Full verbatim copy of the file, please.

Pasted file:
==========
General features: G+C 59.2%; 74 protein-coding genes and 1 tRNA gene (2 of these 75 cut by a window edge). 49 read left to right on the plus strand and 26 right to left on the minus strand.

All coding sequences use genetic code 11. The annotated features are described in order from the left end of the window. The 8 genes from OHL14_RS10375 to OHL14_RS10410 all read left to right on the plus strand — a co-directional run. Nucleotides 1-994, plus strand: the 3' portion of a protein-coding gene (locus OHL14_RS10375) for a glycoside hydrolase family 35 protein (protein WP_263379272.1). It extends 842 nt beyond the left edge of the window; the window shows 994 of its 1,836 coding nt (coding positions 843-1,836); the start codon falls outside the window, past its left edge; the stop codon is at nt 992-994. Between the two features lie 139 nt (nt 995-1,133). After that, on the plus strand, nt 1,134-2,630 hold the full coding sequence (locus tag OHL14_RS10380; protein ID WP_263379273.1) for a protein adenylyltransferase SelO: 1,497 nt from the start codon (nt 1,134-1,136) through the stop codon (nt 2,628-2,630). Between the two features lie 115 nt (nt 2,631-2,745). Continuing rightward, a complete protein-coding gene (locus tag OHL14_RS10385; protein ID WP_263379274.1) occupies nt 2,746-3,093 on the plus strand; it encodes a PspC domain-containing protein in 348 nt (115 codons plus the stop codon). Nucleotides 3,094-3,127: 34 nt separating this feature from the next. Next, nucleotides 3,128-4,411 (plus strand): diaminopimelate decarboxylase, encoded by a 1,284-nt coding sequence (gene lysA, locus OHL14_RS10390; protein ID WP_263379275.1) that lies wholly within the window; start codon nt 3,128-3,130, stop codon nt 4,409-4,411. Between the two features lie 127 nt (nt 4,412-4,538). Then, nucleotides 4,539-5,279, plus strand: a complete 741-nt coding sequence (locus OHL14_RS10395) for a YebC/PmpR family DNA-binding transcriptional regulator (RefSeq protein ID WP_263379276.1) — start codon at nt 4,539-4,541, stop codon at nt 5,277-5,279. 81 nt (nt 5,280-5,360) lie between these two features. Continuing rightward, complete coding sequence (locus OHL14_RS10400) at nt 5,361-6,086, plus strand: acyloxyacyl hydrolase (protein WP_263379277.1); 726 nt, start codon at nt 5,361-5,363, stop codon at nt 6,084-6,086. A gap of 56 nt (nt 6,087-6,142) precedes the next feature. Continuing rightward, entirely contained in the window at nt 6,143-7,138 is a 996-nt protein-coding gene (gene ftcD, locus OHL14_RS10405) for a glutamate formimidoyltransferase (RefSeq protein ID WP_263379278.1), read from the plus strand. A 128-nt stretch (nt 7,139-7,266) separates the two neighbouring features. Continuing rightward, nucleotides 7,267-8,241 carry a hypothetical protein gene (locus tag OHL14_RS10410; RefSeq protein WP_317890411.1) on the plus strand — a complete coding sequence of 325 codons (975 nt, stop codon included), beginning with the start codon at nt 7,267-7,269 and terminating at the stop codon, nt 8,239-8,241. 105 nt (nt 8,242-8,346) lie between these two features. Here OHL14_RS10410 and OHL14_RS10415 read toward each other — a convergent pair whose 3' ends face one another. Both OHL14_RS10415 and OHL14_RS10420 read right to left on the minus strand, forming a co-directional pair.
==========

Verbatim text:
General features: G+C 59.2%; 74 protein-coding genes and 1 tRNA gene (2 of these 75 cut by a window edge). 49 read left to right on the plus strand and 26 right to left on the minus strand.

All coding sequences use genetic code 11. The annotated features are described in order from the left end of the window. The 8 genes from OHL14_RS10375 to OHL14_RS10410 all read left to right on the plus strand — a co-directional run. Nucleotides 1-994, plus strand: the 3' portion of a protein-coding gene (locus OHL14_RS10375) for a glycoside hydrolase family 35 protein (protein WP_263379272.1). It extends 842 nt beyond the left edge of the window; the window shows 994 of its 1,836 coding nt (coding positions 843-1,836); the start codon falls outside the window, past its left edge; the stop codon is at nt 992-994. Between the two features lie 139 nt (nt 995-1,133). After that, on the plus strand, nt 1,134-2,630 hold the full coding sequence (locus tag OHL14_RS10380; protein ID WP_263379273.1) for a protein adenylyltransferase SelO: 1,497 nt from the start codon (nt 1,134-1,136) through the stop codon (nt 2,628-2,630). Between the two features lie 115 nt (nt 2,631-2,745). Continuing rightward, a complete protein-coding gene (locus tag OHL14_RS10385; protein ID WP_263379274.1) occupies nt 2,746-3,093 on the plus strand; it encodes a PspC domain-containing protein in 348 nt (115 codons plus the stop codon). Nucleotides 3,094-3,127: 34 nt separating this feature from the next. Next, nucleotides 3,128-4,411 (plus strand): diaminopimelate decarboxylase, encoded by a 1,284-nt coding sequence (gene lysA, locus OHL14_RS10390; protein ID WP_263379275.1) that lies wholly within the window; start codon nt 3,128-3,130, stop codon nt 4,409-4,411. Between the two features lie 127 nt (nt 4,412-4,538). Then, nucleotides 4,539-5,279, plus strand: a complete 741-nt coding sequence (locus OHL14_RS10395) for a YebC/PmpR family DNA-binding transcriptional regulator (RefSeq protein ID WP_263379276.1) — start codon at nt 4,539-4,541, stop codon at nt 5,277-5,279. 81 nt (nt 5,280-5,360) lie between these two features. Continuing rightward, complete coding sequence (locus OHL14_RS10400) at nt 5,361-6,086, plus strand: acyloxyacyl hydrolase (protein WP_263379277.1); 726 nt, start codon at nt 5,361-5,363, stop codon at nt 6,084-6,086. A gap of 56 nt (nt 6,087-6,142) precedes the next feature. Continuing rightward, entirely contained in the window at nt 6,143-7,138 is a 996-nt protein-coding gene (gene ftcD, locus OHL14_RS10405) for a glutamate formimidoyltransferase (RefSeq protein ID WP_263379278.1), read from the plus strand. A 128-nt stretch (nt 7,139-7,266) separates the two neighbouring features. Continuing rightward, nucleotides 7,267-8,241 carry a hypothetical protein gene (locus tag OHL14_RS10410; RefSeq protein WP_317890411.1) on the plus strand — a complete coding sequence of 325 codons (975 nt, stop codon included), beginning with the start codon at nt 7,267-7,269 and terminating at the stop codon, nt 8,239-8,241. 105 nt (nt 8,242-8,346) lie between these two features. Here OHL14_RS10410 and OHL14_RS10415 read toward each other — a convergent pair whose 3' ends face one another. Both OHL14_RS10415 and OHL14_RS10420 read right to left on the minus strand, forming a co-directional pair.